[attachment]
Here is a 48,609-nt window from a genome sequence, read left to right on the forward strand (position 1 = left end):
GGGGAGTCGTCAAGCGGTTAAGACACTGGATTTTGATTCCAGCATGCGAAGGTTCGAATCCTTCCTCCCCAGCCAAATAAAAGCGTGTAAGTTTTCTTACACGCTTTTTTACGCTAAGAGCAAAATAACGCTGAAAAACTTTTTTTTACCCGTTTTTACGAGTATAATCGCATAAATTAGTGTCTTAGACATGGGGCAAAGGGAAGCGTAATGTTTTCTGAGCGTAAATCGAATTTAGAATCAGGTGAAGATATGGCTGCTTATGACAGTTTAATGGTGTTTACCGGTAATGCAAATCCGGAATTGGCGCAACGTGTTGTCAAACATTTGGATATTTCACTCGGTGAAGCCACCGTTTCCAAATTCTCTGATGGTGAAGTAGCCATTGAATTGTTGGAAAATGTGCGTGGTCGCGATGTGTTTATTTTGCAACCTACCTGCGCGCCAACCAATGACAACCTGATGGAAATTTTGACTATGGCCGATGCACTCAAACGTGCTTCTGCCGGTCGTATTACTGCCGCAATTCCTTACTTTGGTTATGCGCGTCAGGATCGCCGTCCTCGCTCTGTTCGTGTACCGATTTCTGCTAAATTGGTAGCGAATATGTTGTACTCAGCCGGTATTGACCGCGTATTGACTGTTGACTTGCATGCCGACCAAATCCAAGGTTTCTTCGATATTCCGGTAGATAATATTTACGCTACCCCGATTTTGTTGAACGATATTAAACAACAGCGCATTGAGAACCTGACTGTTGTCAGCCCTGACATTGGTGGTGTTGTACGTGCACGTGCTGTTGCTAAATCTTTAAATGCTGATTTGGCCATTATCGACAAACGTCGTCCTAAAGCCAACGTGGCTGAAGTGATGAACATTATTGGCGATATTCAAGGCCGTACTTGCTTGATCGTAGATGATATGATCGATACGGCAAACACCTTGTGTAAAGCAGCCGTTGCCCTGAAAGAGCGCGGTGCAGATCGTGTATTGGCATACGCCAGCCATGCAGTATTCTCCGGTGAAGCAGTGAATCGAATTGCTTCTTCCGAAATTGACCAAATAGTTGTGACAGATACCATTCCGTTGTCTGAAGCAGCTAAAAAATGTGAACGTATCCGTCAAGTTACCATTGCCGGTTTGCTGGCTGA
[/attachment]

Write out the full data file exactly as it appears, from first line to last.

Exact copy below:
Here is a 48,609-nt window from a genome sequence, read left to right on the forward strand (position 1 = left end):
GGGGAGTCGTCAAGCGGTTAAGACACTGGATTTTGATTCCAGCATGCGAAGGTTCGAATCCTTCCTCCCCAGCCAAATAAAAGCGTGTAAGTTTTCTTACACGCTTTTTTACGCTAAGAGCAAAATAACGCTGAAAAACTTTTTTTTACCCGTTTTTACGAGTATAATCGCATAAATTAGTGTCTTAGACATGGGGCAAAGGGAAGCGTAATGTTTTCTGAGCGTAAATCGAATTTAGAATCAGGTGAAGATATGGCTGCTTATGACAGTTTAATGGTGTTTACCGGTAATGCAAATCCGGAATTGGCGCAACGTGTTGTCAAACATTTGGATATTTCACTCGGTGAAGCCACCGTTTCCAAATTCTCTGATGGTGAAGTAGCCATTGAATTGTTGGAAAATGTGCGTGGTCGCGATGTGTTTATTTTGCAACCTACCTGCGCGCCAACCAATGACAACCTGATGGAAATTTTGACTATGGCCGATGCACTCAAACGTGCTTCTGCCGGTCGTATTACTGCCGCAATTCCTTACTTTGGTTATGCGCGTCAGGATCGCCGTCCTCGCTCTGTTCGTGTACCGATTTCTGCTAAATTGGTAGCGAATATGTTGTACTCAGCCGGTATTGACCGCGTATTGACTGTTGACTTGCATGCCGACCAAATCCAAGGTTTCTTCGATATTCCGGTAGATAATATTTACGCTACCCCGATTTTGTTGAACGATATTAAACAACAGCGCATTGAGAACCTGACTGTTGTCAGCCCTGACATTGGTGGTGTTGTACGTGCACGTGCTGTTGCTAAATCTTTAAATGCTGATTTGGCCATTATCGACAAACGTCGTCCTAAAGCCAACGTGGCTGAAGTGATGAACATTATTGGCGATATTCAAGGCCGTACTTGCTTGATCGTAGATGATATGATCGATACGGCAAACACCTTGTGTAAAGCAGCCGTTGCCCTGAAAGAGCGCGGTGCAGATCGTGTATTGGCATACGCCAGCCATGCAGTATTCTCCGGTGAAGCAGTGAATCGAATTGCTTCTTCCGAAATTGACCAAATAGTTGTGACAGATACCATTCCGTTGTCTGAAGCAGCTAAAAAATGTGAACGTATCCGTCAAGTTACCATTGCCGGTTTGCTGGCTGA